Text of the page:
It’s three years since Shardlake was last pressed into service of the state, an experience that left him questioning his faith and his belief in religious reform. He’s much happier doing battle with the law on behalf of his clients than getting embroiled in political affairs. He has a particularly tough case on his hands already, defending Elizabeth Wentworth, young girl accused of murdering her cousin by throwing him down a well. Time is running out – if Shardlake can’t prove her innocence in the next 12 days, she will go to the gallows. But what Cromwell wants, Cromwell gets.
The two plot lines combine into an intricate maze which sees Shardlake and his new assistant Jack Barak criss cross London, visiting stinking prison dungeons, the perfumed salons of the society elite and the whorehouses of Shoreditch in a series of chases and adventures that become increasingly dangerous. Shardlake complains of the pain he endures from his infirmity, but it doesn’t stop him clambering up walls, carrying women from burning buildings and throwing off would-be assailants. The pace is rapid, the list of potential villains lengthy and the solution satisfyingly unclear until the final pages.
Sansom’s writing can be clunky at times but what makes amends for this is the introduction of Barak as Shardlake’s assistant. Like all good side kicks he exists to do the grunt work, like clambering down wells at dead of night or trawling the brothels and taverns for would be assassins and to act as a straight man when the brilliant detective needs to test a theory. Barak’s uncouth behaviour and propensity to be rude to anyone in authority, make him a great foil for Shardlake’s more considered, temperate nature. Shardlake’s own character is more finely tuned in Dark Fire. His desire to seek justice for the common man shown in Dissolution is still in evidence but now combines with his passion to expose the type of corruption that preys on the defenceless poor. We also get to see another side to Shardlake as he forms an affection a woman whose wealth and family status put her well above that of a lowly lawyer. Does she return his affection or is she really trying to hoodwink him as Barak maintains? Sansom keeps his readers guessing on this point as on so much else in a novel that is an even more enjoyable read than Dissolution.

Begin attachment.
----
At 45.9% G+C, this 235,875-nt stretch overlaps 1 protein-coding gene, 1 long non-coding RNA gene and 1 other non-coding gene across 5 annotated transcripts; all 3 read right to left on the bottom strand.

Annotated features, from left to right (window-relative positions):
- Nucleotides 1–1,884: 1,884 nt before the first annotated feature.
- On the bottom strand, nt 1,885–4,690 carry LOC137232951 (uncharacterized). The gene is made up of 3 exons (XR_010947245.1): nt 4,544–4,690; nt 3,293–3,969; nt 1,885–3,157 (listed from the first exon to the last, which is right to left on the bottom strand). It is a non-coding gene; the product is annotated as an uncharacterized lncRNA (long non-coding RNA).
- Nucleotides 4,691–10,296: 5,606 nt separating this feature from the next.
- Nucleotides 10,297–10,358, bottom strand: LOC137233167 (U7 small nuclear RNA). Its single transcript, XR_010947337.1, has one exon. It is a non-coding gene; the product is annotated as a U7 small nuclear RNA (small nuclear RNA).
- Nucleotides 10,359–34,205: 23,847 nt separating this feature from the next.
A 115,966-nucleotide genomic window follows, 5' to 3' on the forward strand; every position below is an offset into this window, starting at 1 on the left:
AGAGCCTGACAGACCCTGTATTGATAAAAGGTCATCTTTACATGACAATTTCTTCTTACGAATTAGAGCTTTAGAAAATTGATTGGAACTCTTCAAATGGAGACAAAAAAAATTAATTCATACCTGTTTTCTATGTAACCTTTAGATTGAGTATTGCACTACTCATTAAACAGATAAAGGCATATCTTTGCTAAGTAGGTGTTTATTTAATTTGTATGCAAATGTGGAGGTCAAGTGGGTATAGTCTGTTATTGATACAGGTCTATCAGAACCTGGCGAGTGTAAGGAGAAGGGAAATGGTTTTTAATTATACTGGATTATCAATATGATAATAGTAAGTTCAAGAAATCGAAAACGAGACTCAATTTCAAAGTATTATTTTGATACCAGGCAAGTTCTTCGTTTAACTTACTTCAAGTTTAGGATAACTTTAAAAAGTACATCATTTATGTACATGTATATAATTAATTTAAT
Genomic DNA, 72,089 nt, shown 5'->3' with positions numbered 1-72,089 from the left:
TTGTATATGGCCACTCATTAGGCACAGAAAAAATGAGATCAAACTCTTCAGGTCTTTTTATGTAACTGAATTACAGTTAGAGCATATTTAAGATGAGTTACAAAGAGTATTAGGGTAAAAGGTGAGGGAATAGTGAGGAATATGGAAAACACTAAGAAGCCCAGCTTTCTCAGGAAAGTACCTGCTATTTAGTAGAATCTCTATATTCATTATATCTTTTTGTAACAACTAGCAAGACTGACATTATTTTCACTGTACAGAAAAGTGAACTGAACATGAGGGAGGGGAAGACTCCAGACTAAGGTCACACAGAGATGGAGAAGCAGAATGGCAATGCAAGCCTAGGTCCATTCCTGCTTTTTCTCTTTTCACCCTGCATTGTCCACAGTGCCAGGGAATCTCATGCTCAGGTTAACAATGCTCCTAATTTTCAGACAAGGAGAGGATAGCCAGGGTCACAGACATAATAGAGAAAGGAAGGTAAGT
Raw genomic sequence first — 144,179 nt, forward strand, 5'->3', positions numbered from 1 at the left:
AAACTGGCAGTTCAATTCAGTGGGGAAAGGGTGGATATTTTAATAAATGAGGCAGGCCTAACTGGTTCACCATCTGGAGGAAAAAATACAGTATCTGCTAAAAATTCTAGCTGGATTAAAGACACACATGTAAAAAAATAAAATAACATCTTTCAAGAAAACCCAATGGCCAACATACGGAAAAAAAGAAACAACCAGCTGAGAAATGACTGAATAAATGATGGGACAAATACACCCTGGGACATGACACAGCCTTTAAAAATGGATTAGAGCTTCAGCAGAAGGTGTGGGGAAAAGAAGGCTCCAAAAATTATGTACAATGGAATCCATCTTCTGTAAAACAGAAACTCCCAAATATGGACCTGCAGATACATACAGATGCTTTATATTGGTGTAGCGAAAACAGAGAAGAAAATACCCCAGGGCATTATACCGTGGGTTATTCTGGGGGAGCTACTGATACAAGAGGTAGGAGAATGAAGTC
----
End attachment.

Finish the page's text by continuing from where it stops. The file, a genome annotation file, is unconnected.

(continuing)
Dissolution plunges us into the turmoil of a sixteenth-century England whose citizens fear for their lives unless they adhere to the country’s newly proscribed form of faith. Chief Minister Thomas Cromwell is hell bent on ensuring Catholicism is eradicated; dissolving the monasteries, evicting its cloistered inhabitants and selling the land and assets to loyal supporters of his master King Henry VIII. Those who resist and speak out against the new order find themselves imprisoned in the Tower of London and tortured or executed.
The murder of a Royal Commissioner while on a mission to root out corruption at a monastery in Kent , threatens to disrupt all of Cromwell’s plans. He needs the perpetrator found quickly and secretly — and he knows just the man to do the job. His choice — Matthew Shardlake, lawyer and long-time supporter of the Reformation. Shardlake and his young relative Mark Poer are despatched to the south coast to investigate the murder.
As in all good murder mystery stories, the investigators quickly learn almost everyone has a secret and a motive. Hidden passages; false trails; multiple corpses; near death experiences; fights and escapes: all the standard components of the genre are in this book. What lifts Dissolution well above the usual fare is the quality of Sansom’s writing with its strong sense of place and atmosphere and an intriguing, multi-dimensional protagonist.
Sansom perfectly evokes the desolation and isolation of the monastery’s setting on the edge of the Weald with its treacherous currents that only smugglers and a few inhabitants dare cross. The heavy snow which falls as Shardlake arrives at the monastery acts as a metaphoric cloak through which he must penetrate to find the killer.
But Shardlake uncovers more than the answer to the crime. What he discovers creates deep unease within himself about Cromwell’s motives and challenges his beliefs about the new future for his country once Reform is fully enacted. By the time the book ends, his faith in humanity is damaged and his idealism has given way to an acute awareness of the corruption all around him.
…. there is nowhere safe in the world now, nothing certain. …. The Bible says God made man in his image but I think we make and remake him in whatever happens to suit our shifting needs. I wonder if he knows or cares. All is dissolving.
Dissolution is the first in a series of books featuring Shardlake. I will definitely return for more of this intriguing character.
Want to know more?
C J Sansom practiced as a lawyer but gave up his practice to write full time. His first novel, Dissolution was published in 2003. There are four other titles in the Shardlake series plus A Winter in Madrid, a mystery set in post-Civil War Spain and most recently (2012) Dominion, a World War 2 thriller
His website can be found here
The Guardian newspaper has an interesting article in which Sansom talks about his Shardlake series.